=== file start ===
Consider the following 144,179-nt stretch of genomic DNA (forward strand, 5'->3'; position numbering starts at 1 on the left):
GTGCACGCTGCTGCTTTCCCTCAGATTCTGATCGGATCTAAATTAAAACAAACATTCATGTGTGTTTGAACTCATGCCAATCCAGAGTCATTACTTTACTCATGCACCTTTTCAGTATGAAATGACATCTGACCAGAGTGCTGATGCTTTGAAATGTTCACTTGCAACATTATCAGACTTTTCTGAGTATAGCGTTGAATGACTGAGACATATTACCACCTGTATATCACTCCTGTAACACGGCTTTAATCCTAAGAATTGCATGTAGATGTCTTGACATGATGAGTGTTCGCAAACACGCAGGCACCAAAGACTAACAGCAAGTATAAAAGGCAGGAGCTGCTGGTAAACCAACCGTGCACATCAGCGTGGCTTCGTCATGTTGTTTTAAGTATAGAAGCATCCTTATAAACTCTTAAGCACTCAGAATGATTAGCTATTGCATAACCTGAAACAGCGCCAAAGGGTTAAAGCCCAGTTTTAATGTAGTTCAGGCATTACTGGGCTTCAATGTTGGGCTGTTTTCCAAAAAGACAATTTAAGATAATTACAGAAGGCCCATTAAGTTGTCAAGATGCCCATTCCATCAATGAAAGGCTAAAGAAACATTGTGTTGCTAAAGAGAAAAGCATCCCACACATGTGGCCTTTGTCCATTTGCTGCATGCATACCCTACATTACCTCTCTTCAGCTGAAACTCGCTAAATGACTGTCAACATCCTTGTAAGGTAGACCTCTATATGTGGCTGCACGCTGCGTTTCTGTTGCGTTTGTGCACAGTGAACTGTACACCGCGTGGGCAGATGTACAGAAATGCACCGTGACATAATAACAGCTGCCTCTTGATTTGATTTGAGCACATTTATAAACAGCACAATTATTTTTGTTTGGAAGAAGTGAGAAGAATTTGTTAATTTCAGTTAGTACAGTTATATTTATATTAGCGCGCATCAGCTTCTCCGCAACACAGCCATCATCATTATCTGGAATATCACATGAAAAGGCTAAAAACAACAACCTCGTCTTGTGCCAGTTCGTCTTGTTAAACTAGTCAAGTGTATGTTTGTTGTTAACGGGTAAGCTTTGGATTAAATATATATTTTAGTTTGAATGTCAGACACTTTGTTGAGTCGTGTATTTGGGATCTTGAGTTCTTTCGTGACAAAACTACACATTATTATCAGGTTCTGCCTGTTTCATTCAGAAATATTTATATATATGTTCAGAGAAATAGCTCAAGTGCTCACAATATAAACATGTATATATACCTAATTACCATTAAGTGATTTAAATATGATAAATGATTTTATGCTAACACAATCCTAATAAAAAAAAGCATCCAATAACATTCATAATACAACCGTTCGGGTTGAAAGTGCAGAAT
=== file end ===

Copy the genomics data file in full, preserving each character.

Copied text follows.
Consider the following 144,179-nt stretch of genomic DNA (forward strand, 5'->3'; position numbering starts at 1 on the left):
GTGCACGCTGCTGCTTTCCCTCAGATTCTGATCGGATCTAAATTAAAACAAACATTCATGTGTGTTTGAACTCATGCCAATCCAGAGTCATTACTTTACTCATGCACCTTTTCAGTATGAAATGACATCTGACCAGAGTGCTGATGCTTTGAAATGTTCACTTGCAACATTATCAGACTTTTCTGAGTATAGCGTTGAATGACTGAGACATATTACCACCTGTATATCACTCCTGTAACACGGCTTTAATCCTAAGAATTGCATGTAGATGTCTTGACATGATGAGTGTTCGCAAACACGCAGGCACCAAAGACTAACAGCAAGTATAAAAGGCAGGAGCTGCTGGTAAACCAACCGTGCACATCAGCGTGGCTTCGTCATGTTGTTTTAAGTATAGAAGCATCCTTATAAACTCTTAAGCACTCAGAATGATTAGCTATTGCATAACCTGAAACAGCGCCAAAGGGTTAAAGCCCAGTTTTAATGTAGTTCAGGCATTACTGGGCTTCAATGTTGGGCTGTTTTCCAAAAAGACAATTTAAGATAATTACAGAAGGCCCATTAAGTTGTCAAGATGCCCATTCCATCAATGAAAGGCTAAAGAAACATTGTGTTGCTAAAGAGAAAAGCATCCCACACATGTGGCCTTTGTCCATTTGCTGCATGCATACCCTACATTACCTCTCTTCAGCTGAAACTCGCTAAATGACTGTCAACATCCTTGTAAGGTAGACCTCTATATGTGGCTGCACGCTGCGTTTCTGTTGCGTTTGTGCACAGTGAACTGTACACCGCGTGGGCAGATGTACAGAAATGCACCGTGACATAATAACAGCTGCCTCTTGATTTGATTTGAGCACATTTATAAACAGCACAATTATTTTTGTTTGGAAGAAGTGAGAAGAATTTGTTAATTTCAGTTAGTACAGTTATATTTATATTAGCGCGCATCAGCTTCTCCGCAACACAGCCATCATCATTATCTGGAATATCACATGAAAAGGCTAAAAACAACAACCTCGTCTTGTGCCAGTTCGTCTTGTTAAACTAGTCAAGTGTATGTTTGTTGTTAACGGGTAAGCTTTGGATTAAATATATATTTTAGTTTGAATGTCAGACACTTTGTTGAGTCGTGTATTTGGGATCTTGAGTTCTTTCGTGACAAAACTACACATTATTATCAGGTTCTGCCTGTTTCATTCAGAAATATTTATATATATGTTCAGAGAAATAGCTCAAGTGCTCACAATATAAACATGTATATATACCTAATTACCATTAAGTGATTTAAATATGATAAATGATTTTATGCTAACACAATCCTAATAAAAAAAAGCATCCAATAACATTCATAATACAACCGTTCGGGTTGAAAGTGCAGAAT